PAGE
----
Medicine:Waardenburg Syndrome Type 2D

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Short description: Medical condition
Waardenburg Syndrome Type 2D
Autosomal recessive - en.svg
This condition is inherited in an autosomal recessive manner
Causesmutation in SLUG(SNAI2) gene

Waardenburg Syndrome Type 2D, a subtype of the Waardenburg syndrome, is a rare congenital disorder caused by a mutation in the SLUG (SNAI2) gene. It is characterized by the lack of pigmentation in the skin, hair, and eyes as well as the abnormalities in the outer wall of the cochlea. This subtype lacks the wide distance between the eyes, known as dystopia canthorum, that is observed in most patients with Waardenburg Syndrome. Those affected, exhibit varying degrees of deafness or complete hearing loss along with heterochromia and reports of early graying. This disease is observed in the neonatal stages of early life.[1]

Presentation

A patient displaying heterochromia as a symptom of type 2D Waardenburg syndrome. The patient also lacks the dystopia canthorum which distinguishes them from Type 1 patients.

Type 2 of the Waardenburg Syndrome is defined by the abnormalities of auditory function and pigmentation in the hair, skin, and eyes as well as progressive hearing loss in some cases. It also results in heterochromia, where the eyes are different colors, in about half of those affected by Type 2.[2] Type 2 also contains variation of possible genetic causes, some of which are caused by a mutation in microphthalmia associated transcription factor (also known as MITF) as well as SOX10 genes.[3] Type 2D is distinguished from other types through the absence of dystopia canthorum, meaning that the wide distance between the canthi of the eyes present in other types is not seen in patients with Type 2D. And it is the only subtype of the Waardenburg Syndrome with autosomal recessive inheritance.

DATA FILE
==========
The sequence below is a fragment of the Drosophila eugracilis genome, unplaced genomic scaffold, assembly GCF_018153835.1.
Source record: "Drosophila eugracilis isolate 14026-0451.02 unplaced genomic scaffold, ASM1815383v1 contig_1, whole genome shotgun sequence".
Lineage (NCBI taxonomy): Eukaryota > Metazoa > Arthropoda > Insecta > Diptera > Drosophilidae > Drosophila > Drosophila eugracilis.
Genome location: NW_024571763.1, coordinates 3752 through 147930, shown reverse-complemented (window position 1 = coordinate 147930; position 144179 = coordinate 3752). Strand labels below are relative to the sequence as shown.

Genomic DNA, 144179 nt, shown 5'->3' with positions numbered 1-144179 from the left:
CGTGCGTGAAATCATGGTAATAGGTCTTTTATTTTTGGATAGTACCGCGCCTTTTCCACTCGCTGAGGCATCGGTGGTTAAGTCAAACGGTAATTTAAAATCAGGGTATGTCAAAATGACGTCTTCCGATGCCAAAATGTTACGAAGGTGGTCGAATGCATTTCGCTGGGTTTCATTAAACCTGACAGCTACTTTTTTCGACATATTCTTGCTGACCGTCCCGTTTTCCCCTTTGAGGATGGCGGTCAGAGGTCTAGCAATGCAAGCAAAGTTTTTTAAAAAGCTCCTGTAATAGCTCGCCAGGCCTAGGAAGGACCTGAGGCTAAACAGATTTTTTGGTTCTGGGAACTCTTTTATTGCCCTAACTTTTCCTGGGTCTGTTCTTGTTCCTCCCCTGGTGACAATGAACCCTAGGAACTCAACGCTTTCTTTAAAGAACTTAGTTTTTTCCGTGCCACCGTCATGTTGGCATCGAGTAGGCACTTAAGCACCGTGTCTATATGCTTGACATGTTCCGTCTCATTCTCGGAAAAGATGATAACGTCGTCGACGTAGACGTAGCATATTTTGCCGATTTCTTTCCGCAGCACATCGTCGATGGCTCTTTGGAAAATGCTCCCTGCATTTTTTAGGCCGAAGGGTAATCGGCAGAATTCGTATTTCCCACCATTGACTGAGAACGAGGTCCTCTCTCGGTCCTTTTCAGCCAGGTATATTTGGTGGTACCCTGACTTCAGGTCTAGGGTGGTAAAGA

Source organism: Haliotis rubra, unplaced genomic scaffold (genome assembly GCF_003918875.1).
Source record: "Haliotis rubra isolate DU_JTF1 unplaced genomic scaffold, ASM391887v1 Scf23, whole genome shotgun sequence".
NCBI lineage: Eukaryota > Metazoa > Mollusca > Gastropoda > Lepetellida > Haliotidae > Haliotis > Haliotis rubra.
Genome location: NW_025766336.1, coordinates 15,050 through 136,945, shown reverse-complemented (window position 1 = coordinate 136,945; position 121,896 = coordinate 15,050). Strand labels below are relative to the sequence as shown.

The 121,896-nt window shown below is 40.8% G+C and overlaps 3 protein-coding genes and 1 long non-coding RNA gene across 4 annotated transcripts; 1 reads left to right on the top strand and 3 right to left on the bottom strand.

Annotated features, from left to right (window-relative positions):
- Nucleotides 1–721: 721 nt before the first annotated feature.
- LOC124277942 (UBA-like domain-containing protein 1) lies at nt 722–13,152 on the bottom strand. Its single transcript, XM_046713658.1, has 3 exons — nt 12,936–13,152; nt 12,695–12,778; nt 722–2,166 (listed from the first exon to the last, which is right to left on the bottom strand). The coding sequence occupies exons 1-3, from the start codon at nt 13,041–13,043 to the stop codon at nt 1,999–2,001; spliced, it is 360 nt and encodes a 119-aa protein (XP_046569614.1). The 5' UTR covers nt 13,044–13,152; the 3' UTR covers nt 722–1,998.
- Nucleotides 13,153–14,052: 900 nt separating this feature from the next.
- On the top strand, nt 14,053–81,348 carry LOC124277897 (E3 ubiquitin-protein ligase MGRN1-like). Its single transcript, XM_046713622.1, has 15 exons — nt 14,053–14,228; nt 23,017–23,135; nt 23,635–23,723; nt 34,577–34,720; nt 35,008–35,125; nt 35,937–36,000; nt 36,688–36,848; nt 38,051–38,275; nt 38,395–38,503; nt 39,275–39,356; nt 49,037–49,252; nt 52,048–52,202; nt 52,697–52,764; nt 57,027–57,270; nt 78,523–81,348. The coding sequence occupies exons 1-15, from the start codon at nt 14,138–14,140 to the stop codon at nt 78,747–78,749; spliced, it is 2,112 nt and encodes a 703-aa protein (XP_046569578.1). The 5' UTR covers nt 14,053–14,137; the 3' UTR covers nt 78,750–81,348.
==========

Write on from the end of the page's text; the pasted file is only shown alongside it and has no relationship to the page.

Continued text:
Genetics

Type 2D is inherited in an autosomal recessive manner, therefore both parents of those affected carry the recessive gene. Those who carry the one copy of the gene do not display any symptoms of the disease.[4]  

Type 2D specifically has been discovered to be caused by a mutation in the SLUG gene, which is zinc finger protein also identified as SNAI2. The SNAI2 gene is located on chromosome 8q11 and made up of three different exons. The gene is responsible for pigmentation in mice which aligns with the human homolog. The mice without the SLUG gene present displayed dysfunction in the neural crest in addition to pigmentation abnormalities.[1][5] The products of the gene are active in the migratory cells in the neural crest during development. Not only this function is present, but also evidence has shown to interact with the MITF gene that is responsible for various Waardenburg Syndrome types.[1]

SNAI2 plays a major role in the migration of neural crest cells but does not take part in their formation. It is also expressed in multiple parts of the body during early development including chondrocytes, mesenchymal parts in the lungs, guts, and kidneys.[5]

The deletion of this SNAI2 has been studied in two very diverse patients. The patients studied for the subtype 2D were both screened and showed deletion of both copies of the SLUG gene, displaying evidence of these mutations to the symptoms in the Waardenburg Syndrome Type 2D.[1]

Diagnosis